As impressive as de Castella had been on the hills in 1986—his mastery of them, en route to a course-record 2:07:51, had inspired both Treacy and Jones to run the '87 race—Seko was equally dominant. He broke the race open with a 4:40 split for the 22nd mile (until then, the pace had been 5:04), and before long he couldn't believe how far ahead he was. Again and again he turned to look back, and saw no one.
Back in the pack in the women's race, 5'1�", 99-pound Rosa Mota of Portugal was on her way to a 2:25:21, wire-to-wire victory. Her closest potential challenger, Joan Benoit Samuelson, three months pregnant, had scratched from the race because of a torn right thigh muscle. Runner-up Agnes Pardaens of Belgium finished in 2:29:50.
Among American men, only Dave Gordon of Eugene, Ore., who would end up fourth in 2:13:30, was within foghorn distance of Seko on this gray and damp afternoon. Such is the drought in U.S. men's marathoning that no American male has made the Top 10 of Track & Field News' world rankings since 1982. "We're going like this," said Bill Squires, Alberto Salazar's former coach, holding his arm at a sharp downward angle.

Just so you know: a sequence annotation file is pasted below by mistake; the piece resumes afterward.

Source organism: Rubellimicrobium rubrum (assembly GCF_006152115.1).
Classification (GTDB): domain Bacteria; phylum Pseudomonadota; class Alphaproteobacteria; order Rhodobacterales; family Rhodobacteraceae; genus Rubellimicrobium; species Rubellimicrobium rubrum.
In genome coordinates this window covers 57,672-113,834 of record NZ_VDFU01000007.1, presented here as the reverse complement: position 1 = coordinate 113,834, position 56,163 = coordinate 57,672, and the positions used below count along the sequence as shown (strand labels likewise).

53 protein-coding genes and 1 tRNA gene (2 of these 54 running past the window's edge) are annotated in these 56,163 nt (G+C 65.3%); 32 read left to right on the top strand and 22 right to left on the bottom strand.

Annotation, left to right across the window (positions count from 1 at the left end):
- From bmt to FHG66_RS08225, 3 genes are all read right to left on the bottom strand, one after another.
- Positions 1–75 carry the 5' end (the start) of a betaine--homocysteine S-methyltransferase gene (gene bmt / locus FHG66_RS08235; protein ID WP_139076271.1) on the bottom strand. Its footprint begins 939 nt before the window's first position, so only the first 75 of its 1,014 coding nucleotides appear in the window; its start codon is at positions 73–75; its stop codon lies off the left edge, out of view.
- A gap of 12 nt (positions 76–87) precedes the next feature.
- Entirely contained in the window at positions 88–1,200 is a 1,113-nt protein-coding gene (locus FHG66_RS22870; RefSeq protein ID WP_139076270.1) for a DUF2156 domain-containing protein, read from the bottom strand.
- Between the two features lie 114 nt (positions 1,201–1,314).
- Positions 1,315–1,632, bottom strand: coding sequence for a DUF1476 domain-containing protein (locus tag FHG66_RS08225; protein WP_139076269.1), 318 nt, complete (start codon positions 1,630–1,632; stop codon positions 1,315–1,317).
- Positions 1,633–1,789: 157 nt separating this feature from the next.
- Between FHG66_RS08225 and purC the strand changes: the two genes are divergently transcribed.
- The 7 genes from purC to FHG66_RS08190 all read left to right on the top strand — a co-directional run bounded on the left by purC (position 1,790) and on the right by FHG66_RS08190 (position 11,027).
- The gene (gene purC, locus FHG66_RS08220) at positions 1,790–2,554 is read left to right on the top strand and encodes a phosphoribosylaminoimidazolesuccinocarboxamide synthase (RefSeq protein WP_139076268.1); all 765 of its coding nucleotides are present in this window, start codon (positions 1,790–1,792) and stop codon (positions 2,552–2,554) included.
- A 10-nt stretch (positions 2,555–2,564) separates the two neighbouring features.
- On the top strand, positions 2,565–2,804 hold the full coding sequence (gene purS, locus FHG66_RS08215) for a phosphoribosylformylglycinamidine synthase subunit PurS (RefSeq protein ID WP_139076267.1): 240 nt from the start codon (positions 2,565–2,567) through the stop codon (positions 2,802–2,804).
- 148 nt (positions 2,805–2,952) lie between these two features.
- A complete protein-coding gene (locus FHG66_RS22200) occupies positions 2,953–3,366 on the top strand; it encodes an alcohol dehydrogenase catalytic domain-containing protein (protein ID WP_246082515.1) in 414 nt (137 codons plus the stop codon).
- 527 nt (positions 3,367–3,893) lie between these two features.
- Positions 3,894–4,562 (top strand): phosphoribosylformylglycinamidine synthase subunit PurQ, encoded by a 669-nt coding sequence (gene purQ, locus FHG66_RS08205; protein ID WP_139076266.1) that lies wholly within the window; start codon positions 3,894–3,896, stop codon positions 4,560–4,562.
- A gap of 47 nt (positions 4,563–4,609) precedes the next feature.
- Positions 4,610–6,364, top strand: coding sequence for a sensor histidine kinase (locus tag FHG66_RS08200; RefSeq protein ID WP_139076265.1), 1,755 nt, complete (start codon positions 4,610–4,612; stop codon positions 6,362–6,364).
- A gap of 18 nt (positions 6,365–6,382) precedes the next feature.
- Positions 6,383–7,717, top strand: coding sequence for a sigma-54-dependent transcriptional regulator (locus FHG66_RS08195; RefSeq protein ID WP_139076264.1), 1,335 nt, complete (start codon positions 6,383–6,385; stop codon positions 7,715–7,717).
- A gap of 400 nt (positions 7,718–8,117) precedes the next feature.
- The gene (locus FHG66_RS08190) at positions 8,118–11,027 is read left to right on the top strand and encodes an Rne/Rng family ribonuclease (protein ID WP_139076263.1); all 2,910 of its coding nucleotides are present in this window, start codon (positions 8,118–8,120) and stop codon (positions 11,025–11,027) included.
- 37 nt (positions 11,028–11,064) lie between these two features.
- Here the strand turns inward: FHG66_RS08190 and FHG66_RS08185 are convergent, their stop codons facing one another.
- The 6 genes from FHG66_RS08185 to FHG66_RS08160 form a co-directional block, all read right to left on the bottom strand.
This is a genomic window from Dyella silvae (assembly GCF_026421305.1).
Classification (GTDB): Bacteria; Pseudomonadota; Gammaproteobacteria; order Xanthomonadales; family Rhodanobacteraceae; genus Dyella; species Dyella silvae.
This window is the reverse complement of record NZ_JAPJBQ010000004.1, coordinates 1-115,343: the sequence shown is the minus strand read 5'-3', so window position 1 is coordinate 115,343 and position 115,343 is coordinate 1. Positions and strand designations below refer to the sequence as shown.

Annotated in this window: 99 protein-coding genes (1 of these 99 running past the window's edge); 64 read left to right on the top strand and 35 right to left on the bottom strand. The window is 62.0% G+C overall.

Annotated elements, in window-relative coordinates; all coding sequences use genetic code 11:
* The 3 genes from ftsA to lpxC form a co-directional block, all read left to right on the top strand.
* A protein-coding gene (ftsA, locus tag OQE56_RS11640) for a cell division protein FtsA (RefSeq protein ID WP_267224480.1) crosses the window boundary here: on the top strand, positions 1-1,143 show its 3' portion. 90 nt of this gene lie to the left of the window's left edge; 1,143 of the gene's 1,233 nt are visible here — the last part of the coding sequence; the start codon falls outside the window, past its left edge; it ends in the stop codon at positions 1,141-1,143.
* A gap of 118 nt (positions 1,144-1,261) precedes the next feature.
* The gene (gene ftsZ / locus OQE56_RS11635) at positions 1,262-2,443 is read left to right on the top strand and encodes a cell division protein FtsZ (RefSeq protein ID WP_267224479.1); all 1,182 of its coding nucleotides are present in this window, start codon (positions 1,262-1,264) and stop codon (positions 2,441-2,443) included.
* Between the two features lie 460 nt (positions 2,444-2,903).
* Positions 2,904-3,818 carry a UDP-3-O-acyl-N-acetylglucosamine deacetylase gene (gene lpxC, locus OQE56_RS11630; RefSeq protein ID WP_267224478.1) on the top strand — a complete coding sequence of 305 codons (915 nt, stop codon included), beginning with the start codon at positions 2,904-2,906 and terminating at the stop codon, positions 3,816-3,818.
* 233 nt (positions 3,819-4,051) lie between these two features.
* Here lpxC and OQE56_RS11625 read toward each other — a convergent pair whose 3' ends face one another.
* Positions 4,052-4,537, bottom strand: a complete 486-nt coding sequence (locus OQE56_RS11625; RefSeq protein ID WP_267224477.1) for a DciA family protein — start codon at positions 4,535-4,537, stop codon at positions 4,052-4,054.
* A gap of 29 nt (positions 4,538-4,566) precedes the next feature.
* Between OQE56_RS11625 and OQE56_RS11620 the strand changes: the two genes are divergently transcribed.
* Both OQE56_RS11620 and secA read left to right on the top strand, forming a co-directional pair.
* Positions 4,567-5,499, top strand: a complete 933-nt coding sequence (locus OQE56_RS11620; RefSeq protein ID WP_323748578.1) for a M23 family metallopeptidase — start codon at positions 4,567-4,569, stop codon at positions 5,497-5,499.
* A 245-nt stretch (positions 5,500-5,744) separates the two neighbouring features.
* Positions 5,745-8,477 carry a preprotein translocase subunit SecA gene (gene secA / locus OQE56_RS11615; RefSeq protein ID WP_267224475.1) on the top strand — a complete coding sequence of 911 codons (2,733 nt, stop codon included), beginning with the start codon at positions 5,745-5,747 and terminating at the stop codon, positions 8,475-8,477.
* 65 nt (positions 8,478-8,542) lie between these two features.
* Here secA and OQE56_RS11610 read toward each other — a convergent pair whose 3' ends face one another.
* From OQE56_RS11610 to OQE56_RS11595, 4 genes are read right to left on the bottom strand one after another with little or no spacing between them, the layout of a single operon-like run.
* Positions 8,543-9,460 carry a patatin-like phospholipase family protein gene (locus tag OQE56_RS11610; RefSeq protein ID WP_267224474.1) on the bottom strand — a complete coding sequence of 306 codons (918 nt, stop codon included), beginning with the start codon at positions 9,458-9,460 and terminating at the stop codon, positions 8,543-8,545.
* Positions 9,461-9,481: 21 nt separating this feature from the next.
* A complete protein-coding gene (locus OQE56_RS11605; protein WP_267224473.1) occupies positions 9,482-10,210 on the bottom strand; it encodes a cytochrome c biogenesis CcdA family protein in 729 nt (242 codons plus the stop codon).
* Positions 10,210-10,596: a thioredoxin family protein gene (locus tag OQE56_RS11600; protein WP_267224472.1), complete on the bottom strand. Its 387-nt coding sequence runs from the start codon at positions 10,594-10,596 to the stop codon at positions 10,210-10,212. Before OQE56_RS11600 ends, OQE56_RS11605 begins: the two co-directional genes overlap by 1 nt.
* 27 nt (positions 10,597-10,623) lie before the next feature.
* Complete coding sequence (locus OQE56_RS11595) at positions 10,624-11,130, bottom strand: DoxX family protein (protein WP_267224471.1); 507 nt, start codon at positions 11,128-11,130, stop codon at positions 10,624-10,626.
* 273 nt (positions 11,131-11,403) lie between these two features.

The final miles at Boston are flat or downhill, and Seko savored them. He had run Boston twice before. In 1979, as an identically crew-cut 22-year-old, he had watched Bill Rodgers go past him on Heartbreak and had finished second. In '81, however, he came back to win Boston in 2:09:26. Now, against the best in the world, he was about to win again.
Seko cruised down Boylston Street through a channel of cheering fans in windbreakers and rain slickers. He raised one fist as he broke the tape at 2:11:50 and smiled, satisfied. Since the Olympics he has married, and his life low includes a revved-up seven-month-old son named, no fooling, Subaru, who now gets to ride in a Mercedes.
Jones came across second in 2:12:37, and Smith was third in 2:12:42. "He just an away from us, and there was nothing we could do about it," said Smith. Added Tones, "The whole race was about survival, really."
Seko survived. So has Boston.